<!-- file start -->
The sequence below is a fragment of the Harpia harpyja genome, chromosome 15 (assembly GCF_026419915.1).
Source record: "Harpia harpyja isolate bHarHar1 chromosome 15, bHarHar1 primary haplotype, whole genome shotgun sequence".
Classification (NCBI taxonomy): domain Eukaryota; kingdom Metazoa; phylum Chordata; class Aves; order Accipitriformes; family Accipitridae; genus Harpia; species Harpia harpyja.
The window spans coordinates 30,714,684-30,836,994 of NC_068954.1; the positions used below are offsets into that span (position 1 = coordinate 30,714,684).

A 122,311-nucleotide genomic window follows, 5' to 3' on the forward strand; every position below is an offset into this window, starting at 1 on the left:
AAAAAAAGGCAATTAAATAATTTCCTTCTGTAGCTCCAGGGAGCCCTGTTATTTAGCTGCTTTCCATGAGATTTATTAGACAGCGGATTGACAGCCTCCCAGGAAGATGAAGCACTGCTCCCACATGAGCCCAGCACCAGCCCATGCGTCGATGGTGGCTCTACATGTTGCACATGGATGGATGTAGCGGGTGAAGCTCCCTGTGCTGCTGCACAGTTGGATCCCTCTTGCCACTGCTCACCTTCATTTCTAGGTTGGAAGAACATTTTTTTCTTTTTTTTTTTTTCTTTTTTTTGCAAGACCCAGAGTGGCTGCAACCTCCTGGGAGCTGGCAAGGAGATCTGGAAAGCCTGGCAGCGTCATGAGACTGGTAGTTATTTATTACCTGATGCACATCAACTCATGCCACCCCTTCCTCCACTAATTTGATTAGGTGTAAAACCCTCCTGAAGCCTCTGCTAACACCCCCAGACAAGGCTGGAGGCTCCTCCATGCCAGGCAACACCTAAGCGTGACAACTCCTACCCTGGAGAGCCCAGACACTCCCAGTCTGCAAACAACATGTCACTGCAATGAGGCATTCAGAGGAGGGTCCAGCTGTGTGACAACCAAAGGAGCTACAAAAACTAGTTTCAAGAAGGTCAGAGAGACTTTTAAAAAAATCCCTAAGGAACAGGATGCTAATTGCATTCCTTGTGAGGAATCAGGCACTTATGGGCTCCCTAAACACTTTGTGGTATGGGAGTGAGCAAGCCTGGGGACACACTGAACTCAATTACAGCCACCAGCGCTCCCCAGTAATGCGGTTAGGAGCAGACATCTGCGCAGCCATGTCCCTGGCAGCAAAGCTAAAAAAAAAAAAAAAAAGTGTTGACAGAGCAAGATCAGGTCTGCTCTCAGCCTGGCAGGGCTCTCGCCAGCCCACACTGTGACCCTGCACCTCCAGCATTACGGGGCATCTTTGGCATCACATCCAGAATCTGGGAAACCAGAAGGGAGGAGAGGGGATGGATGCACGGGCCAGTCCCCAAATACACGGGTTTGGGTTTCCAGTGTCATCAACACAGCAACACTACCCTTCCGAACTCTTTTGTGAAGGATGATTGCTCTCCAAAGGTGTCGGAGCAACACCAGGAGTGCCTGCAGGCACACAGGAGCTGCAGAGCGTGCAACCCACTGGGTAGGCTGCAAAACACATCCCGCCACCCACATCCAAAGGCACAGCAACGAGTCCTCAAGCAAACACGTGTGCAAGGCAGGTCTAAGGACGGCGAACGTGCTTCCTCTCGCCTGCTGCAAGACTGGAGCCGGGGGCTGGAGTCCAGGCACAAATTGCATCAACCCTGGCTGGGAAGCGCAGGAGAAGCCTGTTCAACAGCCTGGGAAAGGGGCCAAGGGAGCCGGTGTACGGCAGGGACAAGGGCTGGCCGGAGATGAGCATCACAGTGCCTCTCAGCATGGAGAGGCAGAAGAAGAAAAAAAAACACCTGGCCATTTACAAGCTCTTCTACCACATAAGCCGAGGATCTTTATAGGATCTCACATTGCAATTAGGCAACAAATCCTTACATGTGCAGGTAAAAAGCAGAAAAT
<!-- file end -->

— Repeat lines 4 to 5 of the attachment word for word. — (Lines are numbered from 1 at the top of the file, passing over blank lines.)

The window spans coordinates 30,714,684-30,836,994 of NC_068954.1; the positions used below are offsets into that span (position 1 = coordinate 30,714,684).

A 122,311-nucleotide genomic window follows, 5' to 3' on the forward strand; every position below is an offset into this window, starting at 1 on the left: